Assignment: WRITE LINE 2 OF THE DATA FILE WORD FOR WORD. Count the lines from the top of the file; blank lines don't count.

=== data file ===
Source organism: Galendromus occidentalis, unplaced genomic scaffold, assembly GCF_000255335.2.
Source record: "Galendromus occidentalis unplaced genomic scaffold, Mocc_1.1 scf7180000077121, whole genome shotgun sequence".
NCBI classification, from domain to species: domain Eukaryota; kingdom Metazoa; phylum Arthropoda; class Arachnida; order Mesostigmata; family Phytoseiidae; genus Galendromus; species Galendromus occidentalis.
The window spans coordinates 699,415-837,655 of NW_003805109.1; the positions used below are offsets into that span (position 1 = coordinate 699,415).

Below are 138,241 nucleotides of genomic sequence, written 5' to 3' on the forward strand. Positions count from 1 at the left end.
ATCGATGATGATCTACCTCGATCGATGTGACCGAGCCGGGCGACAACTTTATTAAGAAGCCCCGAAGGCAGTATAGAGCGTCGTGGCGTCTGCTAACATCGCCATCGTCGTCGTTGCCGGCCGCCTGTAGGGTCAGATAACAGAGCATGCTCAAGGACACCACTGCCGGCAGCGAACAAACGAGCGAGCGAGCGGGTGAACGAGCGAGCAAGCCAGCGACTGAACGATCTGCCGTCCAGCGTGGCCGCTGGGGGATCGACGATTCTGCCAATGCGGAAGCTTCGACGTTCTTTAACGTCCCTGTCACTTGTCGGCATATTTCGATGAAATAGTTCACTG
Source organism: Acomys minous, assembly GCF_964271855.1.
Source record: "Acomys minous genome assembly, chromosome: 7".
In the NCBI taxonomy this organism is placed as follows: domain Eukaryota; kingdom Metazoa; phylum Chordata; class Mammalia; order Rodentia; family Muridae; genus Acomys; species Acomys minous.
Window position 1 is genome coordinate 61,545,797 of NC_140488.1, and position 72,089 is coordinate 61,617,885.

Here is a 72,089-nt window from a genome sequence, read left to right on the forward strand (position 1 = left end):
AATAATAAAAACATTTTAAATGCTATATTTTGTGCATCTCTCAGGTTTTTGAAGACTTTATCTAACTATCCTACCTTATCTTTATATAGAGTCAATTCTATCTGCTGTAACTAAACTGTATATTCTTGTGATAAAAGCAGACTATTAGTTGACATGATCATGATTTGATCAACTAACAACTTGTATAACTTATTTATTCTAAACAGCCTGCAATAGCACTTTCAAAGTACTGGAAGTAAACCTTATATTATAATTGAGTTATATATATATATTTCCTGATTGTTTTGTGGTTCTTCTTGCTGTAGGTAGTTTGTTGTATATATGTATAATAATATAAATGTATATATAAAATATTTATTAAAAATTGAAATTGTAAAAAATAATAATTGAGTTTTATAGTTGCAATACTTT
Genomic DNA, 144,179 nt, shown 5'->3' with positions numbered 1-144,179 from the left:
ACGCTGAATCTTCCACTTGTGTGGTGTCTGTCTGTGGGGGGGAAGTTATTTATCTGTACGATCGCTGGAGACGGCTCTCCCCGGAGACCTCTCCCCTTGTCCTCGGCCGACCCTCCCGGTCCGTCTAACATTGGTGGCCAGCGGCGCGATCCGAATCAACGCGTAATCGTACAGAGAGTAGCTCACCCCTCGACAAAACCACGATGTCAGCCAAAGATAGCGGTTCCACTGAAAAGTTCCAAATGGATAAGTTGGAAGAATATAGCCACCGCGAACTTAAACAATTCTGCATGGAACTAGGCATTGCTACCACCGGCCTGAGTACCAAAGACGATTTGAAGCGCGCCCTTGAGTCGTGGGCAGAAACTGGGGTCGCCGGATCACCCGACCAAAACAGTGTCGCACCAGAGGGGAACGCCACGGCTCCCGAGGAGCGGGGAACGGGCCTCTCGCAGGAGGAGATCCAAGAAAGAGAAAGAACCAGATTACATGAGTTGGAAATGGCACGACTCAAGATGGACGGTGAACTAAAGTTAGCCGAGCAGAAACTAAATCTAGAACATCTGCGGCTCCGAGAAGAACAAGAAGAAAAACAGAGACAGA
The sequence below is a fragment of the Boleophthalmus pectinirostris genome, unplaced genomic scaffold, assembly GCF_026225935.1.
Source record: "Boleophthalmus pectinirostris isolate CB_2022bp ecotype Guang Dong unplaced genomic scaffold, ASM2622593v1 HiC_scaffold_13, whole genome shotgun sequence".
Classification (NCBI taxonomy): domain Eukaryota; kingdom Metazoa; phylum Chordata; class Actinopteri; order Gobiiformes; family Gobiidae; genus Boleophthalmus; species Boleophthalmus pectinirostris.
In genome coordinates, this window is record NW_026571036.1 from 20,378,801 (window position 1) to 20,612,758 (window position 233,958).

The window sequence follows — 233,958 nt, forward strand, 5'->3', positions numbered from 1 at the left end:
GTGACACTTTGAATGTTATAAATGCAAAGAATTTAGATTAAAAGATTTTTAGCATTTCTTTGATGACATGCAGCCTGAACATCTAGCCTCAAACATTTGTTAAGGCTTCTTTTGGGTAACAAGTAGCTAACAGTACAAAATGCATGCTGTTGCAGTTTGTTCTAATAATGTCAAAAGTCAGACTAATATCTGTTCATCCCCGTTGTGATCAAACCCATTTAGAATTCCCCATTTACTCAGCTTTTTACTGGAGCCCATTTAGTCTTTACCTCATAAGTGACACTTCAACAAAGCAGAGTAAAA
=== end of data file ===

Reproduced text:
Source record: "Galendromus occidentalis unplaced genomic scaffold, Mocc_1.1 scf7180000077121, whole genome shotgun sequence".